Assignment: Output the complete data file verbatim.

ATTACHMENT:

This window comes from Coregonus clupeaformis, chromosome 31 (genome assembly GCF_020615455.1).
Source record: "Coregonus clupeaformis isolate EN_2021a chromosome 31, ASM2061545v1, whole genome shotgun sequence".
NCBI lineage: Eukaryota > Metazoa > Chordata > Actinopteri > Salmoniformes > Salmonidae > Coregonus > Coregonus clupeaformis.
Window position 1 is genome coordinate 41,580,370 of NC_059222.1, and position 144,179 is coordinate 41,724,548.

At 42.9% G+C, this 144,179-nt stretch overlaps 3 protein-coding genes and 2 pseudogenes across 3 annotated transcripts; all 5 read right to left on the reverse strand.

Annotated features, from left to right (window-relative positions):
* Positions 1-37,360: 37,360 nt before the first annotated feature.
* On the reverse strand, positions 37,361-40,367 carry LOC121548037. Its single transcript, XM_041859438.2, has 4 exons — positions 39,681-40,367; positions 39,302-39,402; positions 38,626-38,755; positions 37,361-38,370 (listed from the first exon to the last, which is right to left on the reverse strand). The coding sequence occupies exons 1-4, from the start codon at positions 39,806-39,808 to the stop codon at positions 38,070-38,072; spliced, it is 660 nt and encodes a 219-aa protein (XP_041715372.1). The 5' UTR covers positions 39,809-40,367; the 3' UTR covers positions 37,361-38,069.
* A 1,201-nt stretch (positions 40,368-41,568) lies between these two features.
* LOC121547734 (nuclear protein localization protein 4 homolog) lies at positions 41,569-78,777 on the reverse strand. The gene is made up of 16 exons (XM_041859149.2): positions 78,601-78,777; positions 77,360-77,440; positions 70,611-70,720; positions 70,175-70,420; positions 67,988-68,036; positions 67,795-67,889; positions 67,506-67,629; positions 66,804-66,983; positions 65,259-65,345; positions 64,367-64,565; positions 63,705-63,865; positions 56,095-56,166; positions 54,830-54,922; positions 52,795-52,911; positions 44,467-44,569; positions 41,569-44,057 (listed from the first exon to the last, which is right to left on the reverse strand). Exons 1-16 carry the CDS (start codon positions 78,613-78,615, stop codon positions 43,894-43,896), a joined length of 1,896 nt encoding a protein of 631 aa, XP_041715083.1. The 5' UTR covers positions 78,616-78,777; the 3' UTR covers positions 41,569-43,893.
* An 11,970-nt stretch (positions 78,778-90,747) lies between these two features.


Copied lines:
This window comes from Coregonus clupeaformis, chromosome 31 (genome assembly GCF_020615455.1).
Source record: "Coregonus clupeaformis isolate EN_2021a chromosome 31, ASM2061545v1, whole genome shotgun sequence".
NCBI lineage: Eukaryota > Metazoa > Chordata > Actinopteri > Salmoniformes > Salmonidae > Coregonus > Coregonus clupeaformis.
Window position 1 is genome coordinate 41,580,370 of NC_059222.1, and position 144,179 is coordinate 41,724,548.

At 42.9% G+C, this 144,179-nt stretch overlaps 3 protein-coding genes and 2 pseudogenes across 3 annotated transcripts; all 5 read right to left on the reverse strand.

Annotated features, from left to right (window-relative positions):
* Positions 1-37,360: 37,360 nt before the first annotated feature.
* On the reverse strand, positions 37,361-40,367 carry LOC121548037. Its single transcript, XM_041859438.2, has 4 exons — positions 39,681-40,367; positions 39,302-39,402; positions 38,626-38,755; positions 37,361-38,370 (listed from the first exon to the last, which is right to left on the reverse strand). The coding sequence occupies exons 1-4, from the start codon at positions 39,806-39,808 to the stop codon at positions 38,070-38,072; spliced, it is 660 nt and encodes a 219-aa protein (XP_041715372.1). The 5' UTR covers positions 39,809-40,367; the 3' UTR covers positions 37,361-38,069.
* A 1,201-nt stretch (positions 40,368-41,568) lies between these two features.
* LOC121547734 (nuclear protein localization protein 4 homolog) lies at positions 41,569-78,777 on the reverse strand. The gene is made up of 16 exons (XM_041859149.2): positions 78,601-78,777; positions 77,360-77,440; positions 70,611-70,720; positions 70,175-70,420; positions 67,988-68,036; positions 67,795-67,889; positions 67,506-67,629; positions 66,804-66,983; positions 65,259-65,345; positions 64,367-64,565; positions 63,705-63,865; positions 56,095-56,166; positions 54,830-54,922; positions 52,795-52,911; positions 44,467-44,569; positions 41,569-44,057 (listed from the first exon to the last, which is right to left on the reverse strand). Exons 1-16 carry the CDS (start codon positions 78,613-78,615, stop codon positions 43,894-43,896), a joined length of 1,896 nt encoding a protein of 631 aa, XP_041715083.1. The 5' UTR covers positions 78,616-78,777; the 3' UTR covers positions 41,569-43,893.
* An 11,970-nt stretch (positions 78,778-90,747) lies between these two features.